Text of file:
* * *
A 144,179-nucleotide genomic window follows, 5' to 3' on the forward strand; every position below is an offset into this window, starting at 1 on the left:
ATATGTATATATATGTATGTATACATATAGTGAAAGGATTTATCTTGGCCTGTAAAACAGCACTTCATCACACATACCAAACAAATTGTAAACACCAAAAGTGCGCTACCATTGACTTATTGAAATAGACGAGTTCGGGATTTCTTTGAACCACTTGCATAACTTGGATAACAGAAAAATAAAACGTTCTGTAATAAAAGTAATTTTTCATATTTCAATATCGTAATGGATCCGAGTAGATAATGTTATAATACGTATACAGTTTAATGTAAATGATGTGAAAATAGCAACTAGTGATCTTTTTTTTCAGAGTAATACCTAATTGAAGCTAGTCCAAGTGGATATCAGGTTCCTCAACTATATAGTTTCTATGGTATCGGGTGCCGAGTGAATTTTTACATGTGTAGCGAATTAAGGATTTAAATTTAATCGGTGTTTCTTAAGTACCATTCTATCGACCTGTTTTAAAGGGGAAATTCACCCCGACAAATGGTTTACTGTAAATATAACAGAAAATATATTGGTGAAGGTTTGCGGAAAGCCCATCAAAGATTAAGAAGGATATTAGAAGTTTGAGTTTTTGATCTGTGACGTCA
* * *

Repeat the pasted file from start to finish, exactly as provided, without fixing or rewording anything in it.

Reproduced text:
A 144,179-nucleotide genomic window follows, 5' to 3' on the forward strand; every position below is an offset into this window, starting at 1 on the left:
ATATGTATATATATGTATGTATACATATAGTGAAAGGATTTATCTTGGCCTGTAAAACAGCACTTCATCACACATACCAAACAAATTGTAAACACCAAAAGTGCGCTACCATTGACTTATTGAAATAGACGAGTTCGGGATTTCTTTGAACCACTTGCATAACTTGGATAACAGAAAAATAAAACGTTCTGTAATAAAAGTAATTTTTCATATTTCAATATCGTAATGGATCCGAGTAGATAATGTTATAATACGTATACAGTTTAATGTAAATGATGTGAAAATAGCAACTAGTGATCTTTTTTTTCAGAGTAATACCTAATTGAAGCTAGTCCAAGTGGATATCAGGTTCCTCAACTATATAGTTTCTATGGTATCGGGTGCCGAGTGAATTTTTACATGTGTAGCGAATTAAGGATTTAAATTTAATCGGTGTTTCTTAAGTACCATTCTATCGACCTGTTTTAAAGGGGAAATTCACCCCGACAAATGGTTTACTGTAAATATAACAGAAAATATATTGGTGAAGGTTTGCGGAAAGCCCATCAAAGATTAAGAAGGATATTAGAAGTTTGAGTTTTTGATCTGTGACGTCA